Wednesday, October 22, 2014


Roads to Regrettability: Death
The League of Regrettable Heroes – soon to be published by Quirk Books and written by yours truly – features write-ups on 100 of comicdom’s weirdest, most unfortunate, most misunderstood and flat-out strangest  superheroes. The book debuts June 2, 2015, so in the meantime let’s discuss the many paths a character can take on the road to regrettability. Some are born regrettable, some are made regrettable, and some become heroes by the most regrettable means – death!

Jules Feiffer, in his excellent 1965 combination memoir and collection of classic comic book stories The Great Comic Book Heroes, makes particular note of the means by which the cloaked and short-pantsed supernatural hero The Spectre gains his powers – he dies! Acknowledging that superhero origins tend to involve a little murder here, some orphaning there, and the occasional destruction of a home planet, it’s the rare hero who actually has to up-and-die on his or her way to the four-color crusade.

Shortpants of the undead.
The blood-spotted floor of superherodom’s great hallways are littered with posthumous heroes. Kid Eternity, shuffled off his mortal coil owing to clerical error, returns with a magic word and the ability summon an array of heroes from fiction and history as varied as Lancelot, Knute Rockne and Carrie Nation. Also counted among the spirits rubbing shoulders with living men were the French Foreign Legion fliers of the Ghost Patrol, murdered by high-altitude sabotage while in the middle of disobeying the sinister orders of their Vichy leaders and thereby granted the liberty to hassle Hitler with their supernatural powers.

Like the Spectre, American Comics Group’s Nemesis was a former police officer who returned to life after kicking the bucket at criminal hands. Besides almost limitless supernatural powers and similar career placement exam results, Nemesis also shared much in common with the Spectre’s dress sense – short pants, little booties and a hood, an outfit which seemed to scream “Avenger of the Undead” in the comics of yesteryear.

More than a few flesh-and-blood heroes had the opportunity to share their lives with deceased siblings; Houngan hero Brother Voodoo carried the spirit of his brother and predecessor around during his supernatural slugfests, while the Golden Age’s Captain Triumph pressed a T-shaped birthmark on his wrist to recall and combine with the spirit of his deceased brother, doubling his strength and energy. (Marvel’s faux retro hero 3-D Man, while having the hero’s brother trapped in another dimension rather than actually being dead, operated under the same principle. Then again, what exactly is the difference between death and banishment in an invisible realm?).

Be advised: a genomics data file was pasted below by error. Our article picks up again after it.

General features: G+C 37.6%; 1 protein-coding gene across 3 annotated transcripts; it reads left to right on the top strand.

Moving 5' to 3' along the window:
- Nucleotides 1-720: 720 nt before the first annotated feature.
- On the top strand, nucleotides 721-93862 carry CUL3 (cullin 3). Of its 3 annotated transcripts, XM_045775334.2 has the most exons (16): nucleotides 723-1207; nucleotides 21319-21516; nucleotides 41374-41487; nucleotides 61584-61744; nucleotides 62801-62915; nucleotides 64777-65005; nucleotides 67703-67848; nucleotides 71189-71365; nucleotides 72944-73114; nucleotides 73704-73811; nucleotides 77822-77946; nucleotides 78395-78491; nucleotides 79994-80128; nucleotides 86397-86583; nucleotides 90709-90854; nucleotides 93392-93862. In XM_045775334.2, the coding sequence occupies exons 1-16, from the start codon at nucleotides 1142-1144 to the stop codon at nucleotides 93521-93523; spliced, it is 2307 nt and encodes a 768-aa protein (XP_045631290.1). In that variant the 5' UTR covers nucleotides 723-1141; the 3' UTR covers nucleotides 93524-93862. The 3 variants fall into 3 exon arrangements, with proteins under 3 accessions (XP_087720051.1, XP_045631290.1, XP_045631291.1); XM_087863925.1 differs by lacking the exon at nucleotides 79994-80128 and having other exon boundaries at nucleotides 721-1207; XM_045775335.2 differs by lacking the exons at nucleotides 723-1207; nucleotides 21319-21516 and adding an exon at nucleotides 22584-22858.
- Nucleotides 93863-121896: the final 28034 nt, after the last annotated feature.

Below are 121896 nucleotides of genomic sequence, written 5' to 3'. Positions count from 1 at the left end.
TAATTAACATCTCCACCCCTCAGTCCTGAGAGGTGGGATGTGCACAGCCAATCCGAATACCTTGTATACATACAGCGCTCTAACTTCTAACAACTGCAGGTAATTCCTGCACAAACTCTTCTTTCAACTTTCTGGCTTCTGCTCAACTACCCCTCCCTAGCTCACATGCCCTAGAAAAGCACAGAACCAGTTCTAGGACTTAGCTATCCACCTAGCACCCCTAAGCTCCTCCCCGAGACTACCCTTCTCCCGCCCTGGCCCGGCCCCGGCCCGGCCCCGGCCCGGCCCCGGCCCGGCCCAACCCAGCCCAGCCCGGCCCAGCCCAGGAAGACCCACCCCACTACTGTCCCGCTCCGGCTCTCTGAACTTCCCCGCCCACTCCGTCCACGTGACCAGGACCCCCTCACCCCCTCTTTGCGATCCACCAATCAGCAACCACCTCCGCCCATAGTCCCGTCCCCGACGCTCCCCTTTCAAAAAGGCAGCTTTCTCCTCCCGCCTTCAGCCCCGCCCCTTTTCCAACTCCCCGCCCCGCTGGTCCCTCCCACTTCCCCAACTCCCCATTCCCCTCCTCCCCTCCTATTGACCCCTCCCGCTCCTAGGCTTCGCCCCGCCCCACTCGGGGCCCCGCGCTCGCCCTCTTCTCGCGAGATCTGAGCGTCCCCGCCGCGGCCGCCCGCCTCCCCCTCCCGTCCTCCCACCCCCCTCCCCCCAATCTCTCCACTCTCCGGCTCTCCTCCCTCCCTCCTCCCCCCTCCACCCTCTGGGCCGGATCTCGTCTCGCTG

Most of these heroes are lucky enough to receive celestial boons as a sort of compensation prize for having been murdered ahead of schedule or otherwise out of sight from St.Peter’s bookkeeping, but others snuff it on their way to serving satanic powers directly. Todd McFarlane’s Spawn, most notably, rebels against his infernal master during his earthly mission to collect corrupt souls, but he’s not the first to play around with that shtick – Atlas-Seaboard’s Grim Ghost is a reincarnated highwayman given tremendous powers by the devil himself in order to bring evildoers to the gates of hell ahead of schedule. (Keeping in mind that this Grim Ghost is not to be confused with DC Comics’ Grim Ghost, a character only called that during his revival since his original name – the Gay Ghost – seemed apparently unpalatable for a contemporary audience)

Other heroes have merely faked their death in order to confuse enemies or increase their efficacy, but Will Eisner’s The Spirit faked his as part of his origin – now residing in a cemetery headquarters, the believed-dead Denny Colt uses his extralegal status as a non-person to aid the law and also to avoid anyone connecting him with that movie which Frank Miller made about him a few years ago.

Of course, the most famous dead superhero might be the one with his condition right there in the name – Deadman. Formerly a world-famous highwire trapeze artist, Boston Brand (a good name for a baked beans company if ever there were one) is murdered as an Assassins Guild initiation, which mandates that every member must fatally shoot a circus performer. Trapped as a ghost in the material world but blessed with the power to possess the bodies of living beings by the transcendent spirit Rama Kushna, his mortal infirmity hasn’t managed to keep Deadman from having a bunch of Batman teamups or occasionally having sex with hot ladies by inhabiting the bodies of their boyfriends. Amaaaaazingly creepy, that, someone should file a report with superhuman resources.


Casanova Frankenstein said...

Leave us not forget; Simon Garth, "Tales of the Zombie".

Calamity Jon said...

A fine selection, and certainly this ain't a comprehensive list ...

vilstef said...

A friend gave me a Legos figures two pack which had The Spectre and Deadman paired up. He said it had my name all over it. I met Neal Adams last year and told him Deadman rocked my world back in the day. He said the character rocked his as well.

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